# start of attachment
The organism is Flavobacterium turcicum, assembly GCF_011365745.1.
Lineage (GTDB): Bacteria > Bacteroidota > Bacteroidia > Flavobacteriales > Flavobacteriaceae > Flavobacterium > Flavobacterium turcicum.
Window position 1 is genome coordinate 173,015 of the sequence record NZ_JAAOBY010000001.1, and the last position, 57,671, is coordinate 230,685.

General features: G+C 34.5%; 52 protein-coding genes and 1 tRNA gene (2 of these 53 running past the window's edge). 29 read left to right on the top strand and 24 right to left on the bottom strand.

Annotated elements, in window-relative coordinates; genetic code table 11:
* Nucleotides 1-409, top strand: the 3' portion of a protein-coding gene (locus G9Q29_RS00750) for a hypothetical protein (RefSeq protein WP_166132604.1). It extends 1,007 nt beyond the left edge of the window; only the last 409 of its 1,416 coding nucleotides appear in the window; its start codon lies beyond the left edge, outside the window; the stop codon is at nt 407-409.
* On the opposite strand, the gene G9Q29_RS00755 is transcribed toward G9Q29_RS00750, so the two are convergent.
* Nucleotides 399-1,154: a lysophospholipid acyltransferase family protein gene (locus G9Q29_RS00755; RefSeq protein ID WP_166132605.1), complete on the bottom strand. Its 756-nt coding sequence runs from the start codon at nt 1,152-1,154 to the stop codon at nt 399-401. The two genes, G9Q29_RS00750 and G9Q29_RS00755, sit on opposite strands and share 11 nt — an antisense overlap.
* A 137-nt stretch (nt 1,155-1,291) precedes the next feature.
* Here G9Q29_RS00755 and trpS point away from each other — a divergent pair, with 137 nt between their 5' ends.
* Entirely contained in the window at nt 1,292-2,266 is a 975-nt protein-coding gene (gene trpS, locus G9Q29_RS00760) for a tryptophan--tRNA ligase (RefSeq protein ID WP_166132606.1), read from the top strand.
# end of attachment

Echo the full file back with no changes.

The organism is Flavobacterium turcicum, assembly GCF_011365745.1.
Lineage (GTDB): Bacteria > Bacteroidota > Bacteroidia > Flavobacteriales > Flavobacteriaceae > Flavobacterium > Flavobacterium turcicum.
Window position 1 is genome coordinate 173,015 of the sequence record NZ_JAAOBY010000001.1, and the last position, 57,671, is coordinate 230,685.

General features: G+C 34.5%; 52 protein-coding genes and 1 tRNA gene (2 of these 53 running past the window's edge). 29 read left to right on the top strand and 24 right to left on the bottom strand.

Annotated elements, in window-relative coordinates; genetic code table 11:
* Nucleotides 1-409, top strand: the 3' portion of a protein-coding gene (locus G9Q29_RS00750) for a hypothetical protein (RefSeq protein WP_166132604.1). It extends 1,007 nt beyond the left edge of the window; only the last 409 of its 1,416 coding nucleotides appear in the window; its start codon lies beyond the left edge, outside the window; the stop codon is at nt 407-409.
* On the opposite strand, the gene G9Q29_RS00755 is transcribed toward G9Q29_RS00750, so the two are convergent.
* Nucleotides 399-1,154: a lysophospholipid acyltransferase family protein gene (locus G9Q29_RS00755; RefSeq protein ID WP_166132605.1), complete on the bottom strand. Its 756-nt coding sequence runs from the start codon at nt 1,152-1,154 to the stop codon at nt 399-401. The two genes, G9Q29_RS00750 and G9Q29_RS00755, sit on opposite strands and share 11 nt — an antisense overlap.
* A 137-nt stretch (nt 1,155-1,291) precedes the next feature.
* Here G9Q29_RS00755 and trpS point away from each other — a divergent pair, with 137 nt between their 5' ends.
* Entirely contained in the window at nt 1,292-2,266 is a 975-nt protein-coding gene (gene trpS, locus G9Q29_RS00760) for a tryptophan--tRNA ligase (RefSeq protein ID WP_166132606.1), read from the top strand.